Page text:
Citizens claim they do not have enough financial resources to pay for high-quality public services. Although DC is not a state, it has all the financial burdens of one. It provides local services, like public schools and a police force, but it also provides services typically dealt with at the state level, like mental health and Medicaid. DC has limited taxing powers. The District cannot tax income earned within its borders by non-residents, even though all other states have that power. Two-thirds of income in the District is made by people who do not live in the District, yet they pay no income tax. Additionally, the federal government, embassies, and non-profits that occupy most of DC pay no property, sales, or income taxes. The small size of the city and disproportionate number of low-income workers with higher needs for public services strain the District financially. Still, DC residents pay the highest federal taxes per capita.
Washington DC’s fast-growing population of approximately 650,000 — larger than Wyoming or Vermont — is large enough to make it a state. According to the Washington Peace Center, DC as a state could bring in more than $2 billion a year in additional revenue. This would allow the local government to cut taxes and better fund schools and services. Freeing itself from Congressional oversight would also make the district more efficient. Watch more about the DC statehood movement below.
The 16-day federal government shutdown during Fall 2013 illustrated issues with DC dependency on federal funds and approval. DC Mayor Grey did not shut down local services but suspended some payments so the city could remain operational. Mayor Grey warned that vital city services were dangerously close to ending as the city’s emergency funds were depleted. Allowing DC the autonomy of statehood would prevent these issues in the event of a federal government shutdown.
Legally, how would statehood be achieved?
Despite President Obama’s supportive statement, making DC a state is unfortunately not within his power. There are a couple of avenues that the District of Columbia could take to obtain statehood.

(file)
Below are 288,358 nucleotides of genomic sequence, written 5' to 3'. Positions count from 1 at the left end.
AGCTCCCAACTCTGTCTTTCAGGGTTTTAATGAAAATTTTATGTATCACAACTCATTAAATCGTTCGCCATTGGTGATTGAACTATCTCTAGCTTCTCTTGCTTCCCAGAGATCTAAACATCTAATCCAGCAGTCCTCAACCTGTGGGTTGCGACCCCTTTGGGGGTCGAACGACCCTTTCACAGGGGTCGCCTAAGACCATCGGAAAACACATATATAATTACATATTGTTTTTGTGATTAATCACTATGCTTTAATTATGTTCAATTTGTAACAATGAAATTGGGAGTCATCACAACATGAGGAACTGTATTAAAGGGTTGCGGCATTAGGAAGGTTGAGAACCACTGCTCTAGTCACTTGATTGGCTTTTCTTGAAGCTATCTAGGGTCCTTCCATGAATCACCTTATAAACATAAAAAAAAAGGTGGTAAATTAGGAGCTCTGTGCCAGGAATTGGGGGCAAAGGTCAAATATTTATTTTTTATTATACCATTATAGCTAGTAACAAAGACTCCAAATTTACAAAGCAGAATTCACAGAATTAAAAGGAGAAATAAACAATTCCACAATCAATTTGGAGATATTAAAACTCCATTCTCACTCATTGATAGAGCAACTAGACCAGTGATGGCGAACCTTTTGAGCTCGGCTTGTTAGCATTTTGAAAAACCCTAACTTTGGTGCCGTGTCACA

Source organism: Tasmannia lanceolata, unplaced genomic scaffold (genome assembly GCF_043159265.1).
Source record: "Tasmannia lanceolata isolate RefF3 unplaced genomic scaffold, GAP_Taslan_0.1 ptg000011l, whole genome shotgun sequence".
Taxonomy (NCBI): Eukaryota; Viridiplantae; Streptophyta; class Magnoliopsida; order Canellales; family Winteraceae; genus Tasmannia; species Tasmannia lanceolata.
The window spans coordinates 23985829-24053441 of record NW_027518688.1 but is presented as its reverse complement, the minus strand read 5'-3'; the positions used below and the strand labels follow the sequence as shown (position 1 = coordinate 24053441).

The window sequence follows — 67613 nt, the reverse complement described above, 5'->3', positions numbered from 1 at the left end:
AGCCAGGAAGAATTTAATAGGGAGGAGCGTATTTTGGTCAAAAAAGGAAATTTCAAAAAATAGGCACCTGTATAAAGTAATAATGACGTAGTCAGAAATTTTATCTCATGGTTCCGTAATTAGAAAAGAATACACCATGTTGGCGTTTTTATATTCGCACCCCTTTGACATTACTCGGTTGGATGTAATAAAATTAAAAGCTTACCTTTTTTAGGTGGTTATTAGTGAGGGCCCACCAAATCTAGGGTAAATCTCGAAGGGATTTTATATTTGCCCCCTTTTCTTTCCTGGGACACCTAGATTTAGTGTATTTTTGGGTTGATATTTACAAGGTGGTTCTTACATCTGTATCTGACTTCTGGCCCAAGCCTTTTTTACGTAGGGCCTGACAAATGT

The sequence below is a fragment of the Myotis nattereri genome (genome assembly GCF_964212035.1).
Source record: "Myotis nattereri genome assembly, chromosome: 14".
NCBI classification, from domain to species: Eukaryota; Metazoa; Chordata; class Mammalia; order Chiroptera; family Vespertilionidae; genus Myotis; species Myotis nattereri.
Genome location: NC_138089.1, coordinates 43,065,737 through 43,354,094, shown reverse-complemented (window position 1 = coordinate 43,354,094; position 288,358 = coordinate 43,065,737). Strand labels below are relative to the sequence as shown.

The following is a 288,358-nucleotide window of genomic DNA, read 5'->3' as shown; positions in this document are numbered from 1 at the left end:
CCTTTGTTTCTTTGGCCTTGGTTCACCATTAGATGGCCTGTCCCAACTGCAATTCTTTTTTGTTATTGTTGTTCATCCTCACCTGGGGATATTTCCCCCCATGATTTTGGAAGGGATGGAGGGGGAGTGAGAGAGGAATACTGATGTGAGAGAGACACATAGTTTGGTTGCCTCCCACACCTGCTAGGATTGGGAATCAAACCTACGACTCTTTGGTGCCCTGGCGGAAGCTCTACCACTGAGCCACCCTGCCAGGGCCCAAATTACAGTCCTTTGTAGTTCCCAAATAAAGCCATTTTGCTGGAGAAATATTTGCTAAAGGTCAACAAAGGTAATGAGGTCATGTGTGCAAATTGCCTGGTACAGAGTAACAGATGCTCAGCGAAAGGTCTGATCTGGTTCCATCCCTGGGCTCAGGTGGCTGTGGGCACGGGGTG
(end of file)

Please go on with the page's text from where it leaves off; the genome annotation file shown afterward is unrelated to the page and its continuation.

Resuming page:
There is some debate as to whether an amendment could make DC an official state, but it could definitely give DC’s residents much greater rights and further define the area of the federal district. Two-thirds of Congress would have to approve a matching constitutional amendment. Alternately, two-thirds of state legislatures could call a Constitutional Convention. The amendment would then be sent to the states for ratification by three-fourths. Naturally this process would be very difficult. A proposed amendment in 1985 to give DC more voting power was only ratified by 16 states in the allotted seven-year span. Further, critics point out that any constitutional amendment could later be repealed.
Article 4, Section 3 of the Constitution outlines the creation of new states.
“New States may be admitted by the Congress into this Union; but no new States shall be formed or erected within the Jurisdiction of any other State; nor any State be formed by the Junction of two or more States, or parts of States, without the Consent of the Legislatures of the States concerned as well as of the Congress.”
Under this section, an act of Congress could make DC its own state with a simple majority vote and signature from the President. This was the same process followed by Hawaii and Alaska as recently as 1959. There is some question as to whether Maryland would need to approve statehood, since DC was formed on land from Maryland. Still, bills are introduced to Congress nearly every year, but none has been brought to a vote since 1993. Most Congressional leaders like the idea of admitting states as pairs, so there is a good chance any vote to make DC a state would also include a bid of statehood for Puerto Rico.
Proposals for giving DC Congressional representation are much more common than bills for complete statehood. These bills have not been met with success. Some contend that giving District residents the right to vote may not even be within Congress’ power.
What are the current proposals?